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Publisher's Summary

What if you had the chance to live your life again and again, until you finally got it right?

During a snowstorm in England in 1910, a baby is born and dies before she can take her first breath. During a snowstorm in England in 1910, the same baby is born and lives to tell the tale.

What if there were second chances? And third chances? In fact an infinite number of chances to live your life? Would you eventually be able to save the world from its own inevitable destiny? And would you even want to?

Life After Life follows Ursula Todd as she lives through the turbulent events of the last century again and again. With wit and compassion, she finds warmth even in life’s bleakest moments, and shows an extraordinary ability to evoke the past. Here is Kate Atkinson at her most profound and inventive, in a novel that celebrates the best and worst of ourselves.

©2013 Kate Atkinson (P)2013 Random House Audiobooks

What members say

Average Customer Ratings

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  • 4.2 out of 5.0
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  • Overall
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  • Story

"Become what you are" meets "Needs must"

Based on the plot summary, I'd have passed over "Life After Life". The idea of being endlessly reborn into the same life sounds too much like the tedium of "Groundhog Day". I've also been avoiding all those World-War-II-Is-Seventy books that want to turn this horrible period of Europe's history into a source of romantic nostalgia.

I bought "Life After Life" because Kate Atkinson wrote it and I've always enjoyed her books.

Even so, I was surprised at just how well written this book is. From the assassination attempt on the first page, the book grabbed my attention and didn't let go. I ended up stealing time so that I could listen to the fourteen hour audiobook over three days. Even then, I wanted it to go on longer.

"Life After Life" follows the many lives of Ursula Todd. They are all the same life, starting on the same day, in the same place, with the same family. The consequences of small differences in circumstances, in decisions made, in meeting kept or missed, ripple through these lives to change them in surprising, and sometimes tragic, ways. Some lives are distressingly short. Some are just distressing. One or two work out reasonably well for Ursula. In all these lives Ursula is Ursula. She has the same abilities and desires but she follows a different path and has to cope with different consequences.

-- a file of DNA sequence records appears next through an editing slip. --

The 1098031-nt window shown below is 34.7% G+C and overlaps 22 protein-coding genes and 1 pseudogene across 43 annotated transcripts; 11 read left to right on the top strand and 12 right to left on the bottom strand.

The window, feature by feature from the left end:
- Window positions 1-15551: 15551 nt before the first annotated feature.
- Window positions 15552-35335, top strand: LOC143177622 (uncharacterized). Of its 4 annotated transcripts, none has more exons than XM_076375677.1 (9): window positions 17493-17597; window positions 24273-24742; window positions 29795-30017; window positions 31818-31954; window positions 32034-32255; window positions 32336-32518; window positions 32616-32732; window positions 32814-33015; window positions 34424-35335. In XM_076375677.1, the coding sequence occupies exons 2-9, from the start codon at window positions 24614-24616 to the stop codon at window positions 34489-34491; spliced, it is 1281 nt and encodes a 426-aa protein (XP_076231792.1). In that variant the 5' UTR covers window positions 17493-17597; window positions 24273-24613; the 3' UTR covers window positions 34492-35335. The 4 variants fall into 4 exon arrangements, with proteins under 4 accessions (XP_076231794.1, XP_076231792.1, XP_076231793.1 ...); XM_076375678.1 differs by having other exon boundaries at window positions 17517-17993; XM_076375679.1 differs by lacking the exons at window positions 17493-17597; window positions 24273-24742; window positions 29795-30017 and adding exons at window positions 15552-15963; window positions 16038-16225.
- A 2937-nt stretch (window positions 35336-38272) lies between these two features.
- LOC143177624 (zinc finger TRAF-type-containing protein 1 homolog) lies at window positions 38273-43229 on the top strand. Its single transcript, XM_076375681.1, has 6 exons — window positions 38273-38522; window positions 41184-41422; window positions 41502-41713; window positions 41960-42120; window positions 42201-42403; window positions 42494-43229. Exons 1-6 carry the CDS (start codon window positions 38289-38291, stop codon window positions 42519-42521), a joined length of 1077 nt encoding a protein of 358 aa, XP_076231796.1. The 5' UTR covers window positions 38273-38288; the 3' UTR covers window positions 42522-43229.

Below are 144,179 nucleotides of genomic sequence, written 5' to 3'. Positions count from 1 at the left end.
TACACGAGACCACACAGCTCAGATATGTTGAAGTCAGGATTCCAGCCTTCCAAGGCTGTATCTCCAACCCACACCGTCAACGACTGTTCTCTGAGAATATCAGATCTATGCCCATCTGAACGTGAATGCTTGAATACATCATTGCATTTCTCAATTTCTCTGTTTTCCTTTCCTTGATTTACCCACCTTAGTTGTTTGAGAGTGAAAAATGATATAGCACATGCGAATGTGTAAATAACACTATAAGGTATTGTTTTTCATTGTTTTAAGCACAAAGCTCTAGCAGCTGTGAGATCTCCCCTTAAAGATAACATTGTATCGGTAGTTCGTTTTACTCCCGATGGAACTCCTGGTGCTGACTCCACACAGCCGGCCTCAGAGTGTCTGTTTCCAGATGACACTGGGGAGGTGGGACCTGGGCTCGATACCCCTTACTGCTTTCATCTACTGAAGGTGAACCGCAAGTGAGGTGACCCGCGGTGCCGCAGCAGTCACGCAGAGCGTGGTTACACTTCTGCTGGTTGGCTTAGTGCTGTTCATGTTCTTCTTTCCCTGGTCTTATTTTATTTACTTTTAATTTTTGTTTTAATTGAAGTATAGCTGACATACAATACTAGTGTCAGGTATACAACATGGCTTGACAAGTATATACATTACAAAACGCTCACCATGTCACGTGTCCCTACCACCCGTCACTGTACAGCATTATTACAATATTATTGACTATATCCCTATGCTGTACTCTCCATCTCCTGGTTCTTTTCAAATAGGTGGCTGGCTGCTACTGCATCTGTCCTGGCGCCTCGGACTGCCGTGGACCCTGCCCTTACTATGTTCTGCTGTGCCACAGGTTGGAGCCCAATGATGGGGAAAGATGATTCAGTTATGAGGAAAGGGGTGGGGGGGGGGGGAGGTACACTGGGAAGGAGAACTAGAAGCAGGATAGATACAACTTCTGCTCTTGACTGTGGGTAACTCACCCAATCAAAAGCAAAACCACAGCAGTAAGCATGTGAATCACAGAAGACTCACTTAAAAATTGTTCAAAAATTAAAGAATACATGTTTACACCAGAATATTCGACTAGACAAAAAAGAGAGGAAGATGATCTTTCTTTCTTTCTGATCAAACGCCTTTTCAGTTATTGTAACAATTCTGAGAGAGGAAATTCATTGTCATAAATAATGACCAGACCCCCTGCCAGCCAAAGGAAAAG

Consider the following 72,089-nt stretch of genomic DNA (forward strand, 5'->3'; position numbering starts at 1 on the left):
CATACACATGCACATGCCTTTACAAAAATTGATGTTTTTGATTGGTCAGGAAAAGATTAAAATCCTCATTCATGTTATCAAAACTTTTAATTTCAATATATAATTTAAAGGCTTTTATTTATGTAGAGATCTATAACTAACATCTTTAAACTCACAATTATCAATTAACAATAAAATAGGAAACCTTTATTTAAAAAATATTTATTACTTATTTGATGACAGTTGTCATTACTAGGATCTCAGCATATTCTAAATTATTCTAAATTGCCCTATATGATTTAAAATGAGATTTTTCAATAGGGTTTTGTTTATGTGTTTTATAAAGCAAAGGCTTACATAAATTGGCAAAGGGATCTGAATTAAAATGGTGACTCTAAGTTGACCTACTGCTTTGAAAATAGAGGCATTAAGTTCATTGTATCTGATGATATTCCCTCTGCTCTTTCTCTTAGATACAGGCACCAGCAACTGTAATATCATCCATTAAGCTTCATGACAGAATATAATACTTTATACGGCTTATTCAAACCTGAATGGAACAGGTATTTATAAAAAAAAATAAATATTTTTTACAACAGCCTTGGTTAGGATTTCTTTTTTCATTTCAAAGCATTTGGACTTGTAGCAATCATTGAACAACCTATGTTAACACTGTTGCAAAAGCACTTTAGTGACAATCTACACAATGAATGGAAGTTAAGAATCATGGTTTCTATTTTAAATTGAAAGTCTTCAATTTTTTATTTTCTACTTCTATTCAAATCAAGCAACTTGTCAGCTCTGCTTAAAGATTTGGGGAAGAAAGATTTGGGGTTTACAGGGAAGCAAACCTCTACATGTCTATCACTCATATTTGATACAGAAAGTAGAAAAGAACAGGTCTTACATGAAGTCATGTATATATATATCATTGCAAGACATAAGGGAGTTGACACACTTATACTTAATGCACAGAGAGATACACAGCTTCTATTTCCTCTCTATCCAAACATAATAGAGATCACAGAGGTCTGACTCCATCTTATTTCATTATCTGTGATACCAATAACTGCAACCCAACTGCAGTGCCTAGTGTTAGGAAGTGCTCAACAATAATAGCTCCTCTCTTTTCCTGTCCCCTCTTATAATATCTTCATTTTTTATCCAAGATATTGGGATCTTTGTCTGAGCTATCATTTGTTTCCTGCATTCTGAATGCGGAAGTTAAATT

As the lives went on, I became more and more attached to Ursula, wanting the best for her, hoping that her mysterious déja vu would help her avoid the pitfalls of her earlier lives. Slowly, it started to dawn on me that I was missing the point. Each of Ursula's lives is real. None of them is a rehearsal. Her life is not a video game where each replay allows her to get to learn something that will take her to a higher level, her life is an opportunity for her to embrace who she is and do the best she can with what she has. It seemed to me that Kate Atkinson has started with Nietzsche's imperative, "Become who you are" and added a very English middle-class code: "Needs must". Becoming who you are does not free you from the responsibility to do the best you can in the circumstances.

"Life After Life" is much more than a vehicle for a philosophical discussion. The people in it are real. As Ursula's lives pass you learn to care about her family, her friends and the people she works with so that it matters when bad things happen. I found myself in tears many times while reading this book. Kate Atkinson pulls no punches on the bad things that happen and bad things, often the same bad things, happen again and again. The main message seems to be: "Bad things will happen. What choice do you have other than to deal with them?" Or at least, that is the response that consistently makes Ursula, Ursula. Some of the people around constantly seek to avoid the consequences of bad things happening.

One of the main bad things that happens in World War II. There is no nostalgia for plucky Britain, standing alone against the Nazi menace, keeping calm and carrying on. Instead I got the most harrowing descriptions of the Blitz I have ever read. Kate Atkinson manages to convey the scale of the death and destruction, the relentlessness of the bombings, the defenselessness of the people and the personal cost of a "Needs must" approach. I also got to see the impact in Germany and to experience the fear of being in Berlin, knowing that the Russian Army was raping and murdering its way towards you.